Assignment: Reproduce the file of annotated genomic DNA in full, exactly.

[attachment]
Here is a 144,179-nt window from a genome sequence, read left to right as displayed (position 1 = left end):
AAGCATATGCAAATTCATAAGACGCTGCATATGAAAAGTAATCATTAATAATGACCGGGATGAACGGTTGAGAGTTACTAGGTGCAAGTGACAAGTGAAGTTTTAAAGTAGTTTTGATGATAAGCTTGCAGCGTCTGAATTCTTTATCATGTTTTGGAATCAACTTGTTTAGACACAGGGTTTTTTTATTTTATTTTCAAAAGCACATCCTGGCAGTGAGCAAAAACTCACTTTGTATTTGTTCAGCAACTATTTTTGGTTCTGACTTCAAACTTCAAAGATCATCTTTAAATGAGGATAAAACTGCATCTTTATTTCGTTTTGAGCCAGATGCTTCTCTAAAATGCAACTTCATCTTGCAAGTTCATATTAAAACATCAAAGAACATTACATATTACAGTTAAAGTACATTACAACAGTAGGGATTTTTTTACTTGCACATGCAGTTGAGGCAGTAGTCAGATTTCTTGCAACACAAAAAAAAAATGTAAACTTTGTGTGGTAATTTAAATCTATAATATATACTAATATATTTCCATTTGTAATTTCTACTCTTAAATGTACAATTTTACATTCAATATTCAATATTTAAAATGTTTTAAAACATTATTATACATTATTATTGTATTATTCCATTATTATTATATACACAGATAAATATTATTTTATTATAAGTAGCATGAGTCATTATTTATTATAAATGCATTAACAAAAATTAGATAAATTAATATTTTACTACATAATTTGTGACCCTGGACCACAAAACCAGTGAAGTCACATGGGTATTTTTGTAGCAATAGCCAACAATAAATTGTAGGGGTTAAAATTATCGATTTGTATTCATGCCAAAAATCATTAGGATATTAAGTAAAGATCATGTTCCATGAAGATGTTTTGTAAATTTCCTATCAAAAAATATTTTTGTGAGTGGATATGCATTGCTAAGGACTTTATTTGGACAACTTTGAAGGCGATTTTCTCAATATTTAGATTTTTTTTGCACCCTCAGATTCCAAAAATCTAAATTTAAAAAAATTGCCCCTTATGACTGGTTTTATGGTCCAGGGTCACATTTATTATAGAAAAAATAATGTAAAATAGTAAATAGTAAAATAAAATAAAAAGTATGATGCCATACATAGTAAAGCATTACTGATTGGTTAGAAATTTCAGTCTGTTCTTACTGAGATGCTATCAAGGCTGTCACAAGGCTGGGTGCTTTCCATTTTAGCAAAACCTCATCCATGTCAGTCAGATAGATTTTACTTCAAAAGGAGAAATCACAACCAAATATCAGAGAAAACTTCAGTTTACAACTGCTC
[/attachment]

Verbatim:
Here is a 144,179-nt window from a genome sequence, read left to right as displayed (position 1 = left end):
AAGCATATGCAAATTCATAAGACGCTGCATATGAAAAGTAATCATTAATAATGACCGGGATGAACGGTTGAGAGTTACTAGGTGCAAGTGACAAGTGAAGTTTTAAAGTAGTTTTGATGATAAGCTTGCAGCGTCTGAATTCTTTATCATGTTTTGGAATCAACTTGTTTAGACACAGGGTTTTTTTATTTTATTTTCAAAAGCACATCCTGGCAGTGAGCAAAAACTCACTTTGTATTTGTTCAGCAACTATTTTTGGTTCTGACTTCAAACTTCAAAGATCATCTTTAAATGAGGATAAAACTGCATCTTTATTTCGTTTTGAGCCAGATGCTTCTCTAAAATGCAACTTCATCTTGCAAGTTCATATTAAAACATCAAAGAACATTACATATTACAGTTAAAGTACATTACAACAGTAGGGATTTTTTTACTTGCACATGCAGTTGAGGCAGTAGTCAGATTTCTTGCAACACAAAAAAAAAATGTAAACTTTGTGTGGTAATTTAAATCTATAATATATACTAATATATTTCCATTTGTAATTTCTACTCTTAAATGTACAATTTTACATTCAATATTCAATATTTAAAATGTTTTAAAACATTATTATACATTATTATTGTATTATTCCATTATTATTATATACACAGATAAATATTATTTTATTATAAGTAGCATGAGTCATTATTTATTATAAATGCATTAACAAAAATTAGATAAATTAATATTTTACTACATAATTTGTGACCCTGGACCACAAAACCAGTGAAGTCACATGGGTATTTTTGTAGCAATAGCCAACAATAAATTGTAGGGGTTAAAATTATCGATTTGTATTCATGCCAAAAATCATTAGGATATTAAGTAAAGATCATGTTCCATGAAGATGTTTTGTAAATTTCCTATCAAAAAATATTTTTGTGAGTGGATATGCATTGCTAAGGACTTTATTTGGACAACTTTGAAGGCGATTTTCTCAATATTTAGATTTTTTTTGCACCCTCAGATTCCAAAAATCTAAATTTAAAAAAATTGCCCCTTATGACTGGTTTTATGGTCCAGGGTCACATTTATTATAGAAAAAATAATGTAAAATAGTAAATAGTAAAATAAAATAAAAAGTATGATGCCATACATAGTAAAGCATTACTGATTGGTTAGAAATTTCAGTCTGTTCTTACTGAGATGCTATCAAGGCTGTCACAAGGCTGGGTGCTTTCCATTTTAGCAAAACCTCATCCATGTCAGTCAGATAGATTTTACTTCAAAAGGAGAAATCACAACCAAATATCAGAGAAAACTTCAGTTTACAACTGCTC